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Subdivision seeks to slow down speeding

POSTED: October 28, 2013 12:30 a.m.
Alyssa LaRenzie/

Concerned about speeding and other safety issues in the Deerwood subdivision, Julie Helseth has organized a community meeting next month with the Forsyth County Sheriff’s Office Neighborhood Watch Program. Helseth is also working with her fellow residents on possibly getting speed humps installed in some of the problem areas of the neighborhood off Pilgrim Mill Road east of Cumming. The sheriff’s office receives complaints almost daily about speeding through subdivisions.

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A driver that nearly hit a young man walking a dog was the last straw for one Deerwood resident.

Julie Helseth hopes something can be done to stop the reckless driving in her subdivision before someone gets hurt. She has hung fliers on the mailboxes in the neighborhood of more than 200 homes, announcing the first “Deerwood Community Safety Meeting.”

Homeowners in the older subdivision off of Pilgrim Mill Road, east of Cumming and near Lake Lanier, met recently at the dilapidated community tennis court to discuss strategies for stopping the speeders and other safety issues in the neighborhood.

The neighborhood formed a safety association, which will have its first meeting with the Forsyth County Sheriff’s Office Neighborhood Watch Program at 7 p.m. on Nov. 6 in the north precinct.

Helseth is also working with residents on a preventative measure, getting speed humps installed in problem areas of the subdivision. Both strategies will take some time to accomplish, she said, but the need is there.

In the case of the Sept. 23 incident with the dog walker in Deerwood, Helseth said the young man almost hit yelled at the driver to slow down. Instead, that person put the car in reverse and shouted back.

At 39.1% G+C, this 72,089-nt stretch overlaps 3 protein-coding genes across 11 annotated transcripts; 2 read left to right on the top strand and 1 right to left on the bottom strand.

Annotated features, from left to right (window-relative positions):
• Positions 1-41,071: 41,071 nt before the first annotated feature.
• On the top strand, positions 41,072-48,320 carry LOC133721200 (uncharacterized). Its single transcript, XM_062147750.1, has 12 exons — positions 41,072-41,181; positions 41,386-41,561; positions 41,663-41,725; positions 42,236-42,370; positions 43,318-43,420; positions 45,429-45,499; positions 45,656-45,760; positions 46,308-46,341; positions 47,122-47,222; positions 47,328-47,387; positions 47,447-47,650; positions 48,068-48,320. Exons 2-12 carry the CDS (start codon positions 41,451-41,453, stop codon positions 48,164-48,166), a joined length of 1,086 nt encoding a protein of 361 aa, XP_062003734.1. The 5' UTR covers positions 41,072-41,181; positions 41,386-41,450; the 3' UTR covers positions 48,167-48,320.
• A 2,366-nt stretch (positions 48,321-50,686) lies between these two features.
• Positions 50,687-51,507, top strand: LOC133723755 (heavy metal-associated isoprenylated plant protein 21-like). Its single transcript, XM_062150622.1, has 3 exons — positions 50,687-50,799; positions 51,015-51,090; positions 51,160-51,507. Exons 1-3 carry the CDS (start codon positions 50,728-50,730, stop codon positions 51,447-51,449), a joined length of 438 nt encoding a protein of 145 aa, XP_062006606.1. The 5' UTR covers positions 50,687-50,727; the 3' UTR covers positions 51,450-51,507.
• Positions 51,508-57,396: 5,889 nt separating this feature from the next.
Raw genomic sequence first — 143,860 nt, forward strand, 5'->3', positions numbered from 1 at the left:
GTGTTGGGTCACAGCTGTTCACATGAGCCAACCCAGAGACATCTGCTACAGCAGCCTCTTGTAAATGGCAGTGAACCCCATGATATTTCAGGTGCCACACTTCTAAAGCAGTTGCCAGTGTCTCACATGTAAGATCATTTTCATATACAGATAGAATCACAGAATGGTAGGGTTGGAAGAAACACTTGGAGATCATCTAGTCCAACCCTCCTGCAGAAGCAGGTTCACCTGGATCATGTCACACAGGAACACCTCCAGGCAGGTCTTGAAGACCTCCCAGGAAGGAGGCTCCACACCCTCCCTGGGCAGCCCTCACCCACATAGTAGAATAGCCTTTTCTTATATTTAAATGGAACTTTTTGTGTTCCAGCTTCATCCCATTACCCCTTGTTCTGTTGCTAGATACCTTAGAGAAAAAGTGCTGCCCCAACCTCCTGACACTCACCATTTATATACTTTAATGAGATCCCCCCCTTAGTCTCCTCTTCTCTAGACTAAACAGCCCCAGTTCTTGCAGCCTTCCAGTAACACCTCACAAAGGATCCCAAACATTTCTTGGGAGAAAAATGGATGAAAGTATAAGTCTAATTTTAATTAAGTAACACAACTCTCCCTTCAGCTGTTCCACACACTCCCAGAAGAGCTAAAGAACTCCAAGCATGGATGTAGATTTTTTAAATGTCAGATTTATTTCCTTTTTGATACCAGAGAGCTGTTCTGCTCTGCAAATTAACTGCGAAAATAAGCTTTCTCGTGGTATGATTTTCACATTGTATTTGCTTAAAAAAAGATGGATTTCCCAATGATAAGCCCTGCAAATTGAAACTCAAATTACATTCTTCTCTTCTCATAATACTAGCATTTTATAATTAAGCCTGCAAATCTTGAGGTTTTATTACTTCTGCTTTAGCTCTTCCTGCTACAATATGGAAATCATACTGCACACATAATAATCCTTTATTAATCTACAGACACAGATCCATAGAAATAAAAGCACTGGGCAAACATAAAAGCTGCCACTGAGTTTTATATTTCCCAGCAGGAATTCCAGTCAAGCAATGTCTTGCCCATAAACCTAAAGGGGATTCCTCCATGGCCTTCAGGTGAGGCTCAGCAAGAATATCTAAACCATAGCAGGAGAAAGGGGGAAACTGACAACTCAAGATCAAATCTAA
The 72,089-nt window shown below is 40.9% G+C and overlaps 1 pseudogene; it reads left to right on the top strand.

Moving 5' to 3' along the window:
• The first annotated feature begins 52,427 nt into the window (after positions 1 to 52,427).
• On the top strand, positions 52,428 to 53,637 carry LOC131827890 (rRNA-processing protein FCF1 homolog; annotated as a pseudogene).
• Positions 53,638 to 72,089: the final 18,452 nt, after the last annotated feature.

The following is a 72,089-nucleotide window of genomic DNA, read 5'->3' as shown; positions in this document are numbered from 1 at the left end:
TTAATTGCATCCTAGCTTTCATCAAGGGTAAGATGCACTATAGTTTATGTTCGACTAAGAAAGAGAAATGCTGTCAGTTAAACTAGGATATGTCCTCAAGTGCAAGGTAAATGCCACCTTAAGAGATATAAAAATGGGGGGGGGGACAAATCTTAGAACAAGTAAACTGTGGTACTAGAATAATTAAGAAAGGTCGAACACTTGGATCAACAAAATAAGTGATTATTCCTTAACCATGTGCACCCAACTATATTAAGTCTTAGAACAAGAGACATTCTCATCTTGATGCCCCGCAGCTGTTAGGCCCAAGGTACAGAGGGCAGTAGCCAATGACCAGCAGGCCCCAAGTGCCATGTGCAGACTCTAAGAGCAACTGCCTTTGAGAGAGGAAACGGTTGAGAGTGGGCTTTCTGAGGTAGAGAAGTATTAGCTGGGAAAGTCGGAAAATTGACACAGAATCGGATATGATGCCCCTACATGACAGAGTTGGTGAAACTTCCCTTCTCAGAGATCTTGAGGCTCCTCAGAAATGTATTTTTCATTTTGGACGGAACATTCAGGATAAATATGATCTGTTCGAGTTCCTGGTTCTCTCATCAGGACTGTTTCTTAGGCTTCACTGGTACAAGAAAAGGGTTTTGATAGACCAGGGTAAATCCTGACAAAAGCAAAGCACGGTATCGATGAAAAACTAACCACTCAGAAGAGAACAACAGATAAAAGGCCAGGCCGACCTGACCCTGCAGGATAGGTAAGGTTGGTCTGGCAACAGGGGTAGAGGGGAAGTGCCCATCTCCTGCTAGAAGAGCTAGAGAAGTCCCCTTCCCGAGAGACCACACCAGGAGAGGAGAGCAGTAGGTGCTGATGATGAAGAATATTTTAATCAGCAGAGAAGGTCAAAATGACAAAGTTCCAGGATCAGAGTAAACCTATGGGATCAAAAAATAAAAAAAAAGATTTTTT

Concerns of neighborhood speed demons aren’t limited to the roads in Deerwood.

Forsyth County receives about five or six requests each year from subdivisions hoping to have speed humps put in, said Tim Allen, assistant director of engineering for Forsyth County.

In 1996, the county instituted a policy for installing neighborhood speed humps based on the volume of requests, Allen said.

Either an organized homeowner group or 70 percent of affected property owners can request a traffic study, the policy states.

The study must find that more than 15 percent of vehicles travel at least 11 mph above the posted speed limit, which must be 30 mph or less, Allen said.

In cases of organized groups, the 70-percent approval is required after a study determines a need, he said.

Then, in either route, the county commission must approve the speed humps, a vote that’s not yet been denied — possibly due to the strict criteria of the policy.

“Typically, when we go out and do a study,” Allen said, “what we find is nine times out of 10, it doesn’t meet the speed hump warrants.”

For the most part, he said speeds are clocked at just a few miles per hour above the posted limit, but there’s occasionally a 40 or 50 mph reading that’s off the charts.

When that’s the case, he said, it’s usually just “a few rotten apples” causing the speeding concerns in the neighborhood.

That’s a good scenario for calling the sheriff’s office.

Sheriff Duane Piper said the office continually patrols subdivisions, but deputies concentrate enforcement when residents call in complaints to their precinct, north or south.

“We get them daily,” Piper said of the calls. “We put usually the traffic unit on those specific types of traffic complaints.”

He added that the neighborhood watch program provides residents with a direct link to an officer who will respond.

The office also puts out “smart trailers” to post speeds of passing cars where speed problems exist or residents request them, Piper said.

One can keep a record of the speeds it records and provide an average so the office can evaluate the sincerity of the problem.

In a subdivision, the dangerous consequences of speeding are prevalent.

“Neighborhoods are where you have kids running around, small children, who are obviously not as aware of traffic passing by and to look both ways,” Piper said. “It makes it a little bit scarier in subdivisions.”

 

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